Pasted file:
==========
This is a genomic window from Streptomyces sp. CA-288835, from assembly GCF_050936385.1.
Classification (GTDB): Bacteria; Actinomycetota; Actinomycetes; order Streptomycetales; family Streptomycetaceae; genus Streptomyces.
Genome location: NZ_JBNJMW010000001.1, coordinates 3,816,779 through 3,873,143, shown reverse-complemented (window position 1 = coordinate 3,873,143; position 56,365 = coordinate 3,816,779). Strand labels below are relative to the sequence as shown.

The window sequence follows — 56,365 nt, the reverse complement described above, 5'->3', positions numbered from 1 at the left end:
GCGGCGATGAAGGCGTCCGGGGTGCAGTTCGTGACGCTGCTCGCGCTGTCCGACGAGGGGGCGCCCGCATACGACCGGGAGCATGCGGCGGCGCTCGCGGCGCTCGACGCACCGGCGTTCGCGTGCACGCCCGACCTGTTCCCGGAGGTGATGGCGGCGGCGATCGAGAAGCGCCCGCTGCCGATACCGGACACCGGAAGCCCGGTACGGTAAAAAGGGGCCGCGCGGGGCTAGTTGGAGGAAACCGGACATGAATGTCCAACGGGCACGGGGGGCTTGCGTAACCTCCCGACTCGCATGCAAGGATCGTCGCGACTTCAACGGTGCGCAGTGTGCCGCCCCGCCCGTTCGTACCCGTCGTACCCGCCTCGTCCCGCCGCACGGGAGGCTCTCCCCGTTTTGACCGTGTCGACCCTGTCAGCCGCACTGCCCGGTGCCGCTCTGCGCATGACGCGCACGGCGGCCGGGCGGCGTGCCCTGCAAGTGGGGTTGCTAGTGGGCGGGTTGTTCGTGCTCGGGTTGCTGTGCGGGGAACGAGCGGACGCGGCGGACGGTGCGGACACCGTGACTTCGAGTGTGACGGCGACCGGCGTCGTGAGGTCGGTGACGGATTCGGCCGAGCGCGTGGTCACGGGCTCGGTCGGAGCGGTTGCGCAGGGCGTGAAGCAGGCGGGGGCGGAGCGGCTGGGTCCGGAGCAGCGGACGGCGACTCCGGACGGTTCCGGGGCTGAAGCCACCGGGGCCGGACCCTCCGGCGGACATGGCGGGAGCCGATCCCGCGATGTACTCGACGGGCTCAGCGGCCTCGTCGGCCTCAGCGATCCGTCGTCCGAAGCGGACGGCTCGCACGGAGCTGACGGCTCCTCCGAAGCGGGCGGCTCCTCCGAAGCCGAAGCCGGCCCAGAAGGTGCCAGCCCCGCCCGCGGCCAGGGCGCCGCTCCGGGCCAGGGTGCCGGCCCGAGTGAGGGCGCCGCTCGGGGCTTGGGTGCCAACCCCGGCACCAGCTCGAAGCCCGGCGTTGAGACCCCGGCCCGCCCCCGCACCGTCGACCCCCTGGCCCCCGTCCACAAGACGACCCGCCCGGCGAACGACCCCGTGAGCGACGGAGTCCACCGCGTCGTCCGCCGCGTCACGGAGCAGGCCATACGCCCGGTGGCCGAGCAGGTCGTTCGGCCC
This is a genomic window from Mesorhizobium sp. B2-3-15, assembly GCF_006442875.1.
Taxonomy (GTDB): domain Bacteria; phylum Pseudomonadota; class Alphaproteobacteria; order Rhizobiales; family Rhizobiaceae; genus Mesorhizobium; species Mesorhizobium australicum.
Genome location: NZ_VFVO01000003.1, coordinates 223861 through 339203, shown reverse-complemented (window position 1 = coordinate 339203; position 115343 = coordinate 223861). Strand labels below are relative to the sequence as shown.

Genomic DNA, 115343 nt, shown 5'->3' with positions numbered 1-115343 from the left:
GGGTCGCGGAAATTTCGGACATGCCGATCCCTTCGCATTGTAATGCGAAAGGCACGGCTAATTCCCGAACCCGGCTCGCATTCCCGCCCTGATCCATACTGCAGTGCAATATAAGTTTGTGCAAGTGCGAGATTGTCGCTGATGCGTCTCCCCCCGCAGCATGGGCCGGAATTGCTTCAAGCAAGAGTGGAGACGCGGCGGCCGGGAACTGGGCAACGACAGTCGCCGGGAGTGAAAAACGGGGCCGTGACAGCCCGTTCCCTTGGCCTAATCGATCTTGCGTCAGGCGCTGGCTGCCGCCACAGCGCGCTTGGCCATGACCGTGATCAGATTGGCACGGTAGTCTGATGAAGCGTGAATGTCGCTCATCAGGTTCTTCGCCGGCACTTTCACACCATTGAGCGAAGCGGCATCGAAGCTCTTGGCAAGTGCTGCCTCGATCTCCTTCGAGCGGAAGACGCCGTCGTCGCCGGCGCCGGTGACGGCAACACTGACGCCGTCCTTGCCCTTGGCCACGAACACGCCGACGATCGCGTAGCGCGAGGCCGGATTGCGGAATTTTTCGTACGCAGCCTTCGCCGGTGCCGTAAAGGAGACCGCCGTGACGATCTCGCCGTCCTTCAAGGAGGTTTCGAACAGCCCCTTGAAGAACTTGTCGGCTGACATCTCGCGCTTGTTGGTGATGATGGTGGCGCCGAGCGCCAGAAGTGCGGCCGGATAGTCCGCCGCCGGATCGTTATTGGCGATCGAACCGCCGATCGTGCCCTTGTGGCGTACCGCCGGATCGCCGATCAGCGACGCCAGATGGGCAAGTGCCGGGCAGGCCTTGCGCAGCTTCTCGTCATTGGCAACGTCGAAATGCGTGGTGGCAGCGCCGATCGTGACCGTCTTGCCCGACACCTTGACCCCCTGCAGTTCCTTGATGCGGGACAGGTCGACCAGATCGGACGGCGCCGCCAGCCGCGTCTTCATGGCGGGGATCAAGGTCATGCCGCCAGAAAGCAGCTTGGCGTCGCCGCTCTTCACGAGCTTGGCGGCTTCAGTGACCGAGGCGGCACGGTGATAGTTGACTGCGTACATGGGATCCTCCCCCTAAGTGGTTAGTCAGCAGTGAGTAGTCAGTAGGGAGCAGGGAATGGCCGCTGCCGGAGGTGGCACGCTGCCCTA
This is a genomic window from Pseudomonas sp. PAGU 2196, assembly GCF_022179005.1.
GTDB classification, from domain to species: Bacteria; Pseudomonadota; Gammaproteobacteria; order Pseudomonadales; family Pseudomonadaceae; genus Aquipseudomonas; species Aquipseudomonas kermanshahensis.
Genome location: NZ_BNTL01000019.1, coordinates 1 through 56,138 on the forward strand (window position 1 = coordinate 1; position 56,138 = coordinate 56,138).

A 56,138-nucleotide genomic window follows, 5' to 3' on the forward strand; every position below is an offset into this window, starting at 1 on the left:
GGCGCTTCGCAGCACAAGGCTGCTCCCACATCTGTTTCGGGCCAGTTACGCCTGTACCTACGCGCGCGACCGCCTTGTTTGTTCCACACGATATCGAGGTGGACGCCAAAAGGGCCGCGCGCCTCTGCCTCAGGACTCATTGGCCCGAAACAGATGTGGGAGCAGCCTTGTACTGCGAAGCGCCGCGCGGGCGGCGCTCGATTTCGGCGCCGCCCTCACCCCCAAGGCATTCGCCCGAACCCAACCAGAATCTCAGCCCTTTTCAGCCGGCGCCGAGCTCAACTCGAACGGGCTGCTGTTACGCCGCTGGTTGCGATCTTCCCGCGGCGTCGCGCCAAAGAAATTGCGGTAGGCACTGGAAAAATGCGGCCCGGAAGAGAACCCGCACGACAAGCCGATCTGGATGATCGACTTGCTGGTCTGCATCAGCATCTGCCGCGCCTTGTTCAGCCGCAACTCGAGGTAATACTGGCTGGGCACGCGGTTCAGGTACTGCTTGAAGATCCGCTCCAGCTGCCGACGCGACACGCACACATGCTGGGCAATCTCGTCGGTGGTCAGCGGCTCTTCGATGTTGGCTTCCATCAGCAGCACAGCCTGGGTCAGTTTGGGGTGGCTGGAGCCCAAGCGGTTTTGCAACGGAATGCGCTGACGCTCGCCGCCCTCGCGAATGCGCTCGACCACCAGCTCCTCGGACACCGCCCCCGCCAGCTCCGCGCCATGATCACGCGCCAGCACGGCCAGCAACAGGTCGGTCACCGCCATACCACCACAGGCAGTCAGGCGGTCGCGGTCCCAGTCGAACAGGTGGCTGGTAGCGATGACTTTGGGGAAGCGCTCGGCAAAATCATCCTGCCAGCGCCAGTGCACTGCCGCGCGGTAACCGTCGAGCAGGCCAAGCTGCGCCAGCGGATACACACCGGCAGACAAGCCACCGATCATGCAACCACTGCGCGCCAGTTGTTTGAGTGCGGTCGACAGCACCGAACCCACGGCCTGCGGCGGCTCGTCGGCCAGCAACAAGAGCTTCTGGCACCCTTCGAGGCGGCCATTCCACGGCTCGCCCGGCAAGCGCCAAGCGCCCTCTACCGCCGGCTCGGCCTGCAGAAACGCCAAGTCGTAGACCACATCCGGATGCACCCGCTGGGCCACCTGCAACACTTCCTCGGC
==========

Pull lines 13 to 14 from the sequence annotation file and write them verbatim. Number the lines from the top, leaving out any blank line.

Genome location: NZ_BNTL01000019.1, coordinates 1 through 56,138 on the forward strand (window position 1 = coordinate 1; position 56,138 = coordinate 56,138).

A 56,138-nucleotide genomic window follows, 5' to 3' on the forward strand; every position below is an offset into this window, starting at 1 on the left: